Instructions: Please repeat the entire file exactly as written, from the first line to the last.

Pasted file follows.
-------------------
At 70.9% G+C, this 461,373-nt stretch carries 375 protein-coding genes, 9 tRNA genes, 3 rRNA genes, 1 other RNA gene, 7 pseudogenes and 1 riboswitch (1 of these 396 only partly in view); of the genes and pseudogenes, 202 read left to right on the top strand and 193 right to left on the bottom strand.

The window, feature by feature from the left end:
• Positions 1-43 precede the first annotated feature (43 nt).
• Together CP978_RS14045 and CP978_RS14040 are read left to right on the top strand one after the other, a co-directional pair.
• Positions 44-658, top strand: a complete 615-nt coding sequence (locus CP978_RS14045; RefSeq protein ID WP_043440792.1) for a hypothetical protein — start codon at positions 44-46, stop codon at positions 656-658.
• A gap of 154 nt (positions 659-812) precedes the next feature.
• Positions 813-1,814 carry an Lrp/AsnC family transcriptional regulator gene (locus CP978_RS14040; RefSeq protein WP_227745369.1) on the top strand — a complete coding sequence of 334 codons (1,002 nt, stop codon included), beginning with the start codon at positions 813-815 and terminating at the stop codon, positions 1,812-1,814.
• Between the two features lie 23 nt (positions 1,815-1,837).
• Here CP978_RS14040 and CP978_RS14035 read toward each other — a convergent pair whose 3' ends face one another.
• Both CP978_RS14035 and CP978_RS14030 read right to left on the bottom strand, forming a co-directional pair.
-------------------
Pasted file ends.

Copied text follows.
At 70.9% G+C, this 461,373-nt stretch carries 375 protein-coding genes, 9 tRNA genes, 3 rRNA genes, 1 other RNA gene, 7 pseudogenes and 1 riboswitch (1 of these 396 only partly in view); of the genes and pseudogenes, 202 read left to right on the top strand and 193 right to left on the bottom strand.

The window, feature by feature from the left end:
• Positions 1-43 precede the first annotated feature (43 nt).
• Together CP978_RS14045 and CP978_RS14040 are read left to right on the top strand one after the other, a co-directional pair.
• Positions 44-658, top strand: a complete 615-nt coding sequence (locus CP978_RS14045; RefSeq protein ID WP_043440792.1) for a hypothetical protein — start codon at positions 44-46, stop codon at positions 656-658.
• A gap of 154 nt (positions 659-812) precedes the next feature.
• Positions 813-1,814 carry an Lrp/AsnC family transcriptional regulator gene (locus CP978_RS14040; RefSeq protein WP_227745369.1) on the top strand — a complete coding sequence of 334 codons (1,002 nt, stop codon included), beginning with the start codon at positions 813-815 and terminating at the stop codon, positions 1,812-1,814.
• Between the two features lie 23 nt (positions 1,815-1,837).
• Here CP978_RS14040 and CP978_RS14035 read toward each other — a convergent pair whose 3' ends face one another.
• Both CP978_RS14035 and CP978_RS14030 read right to left on the bottom strand, forming a co-directional pair.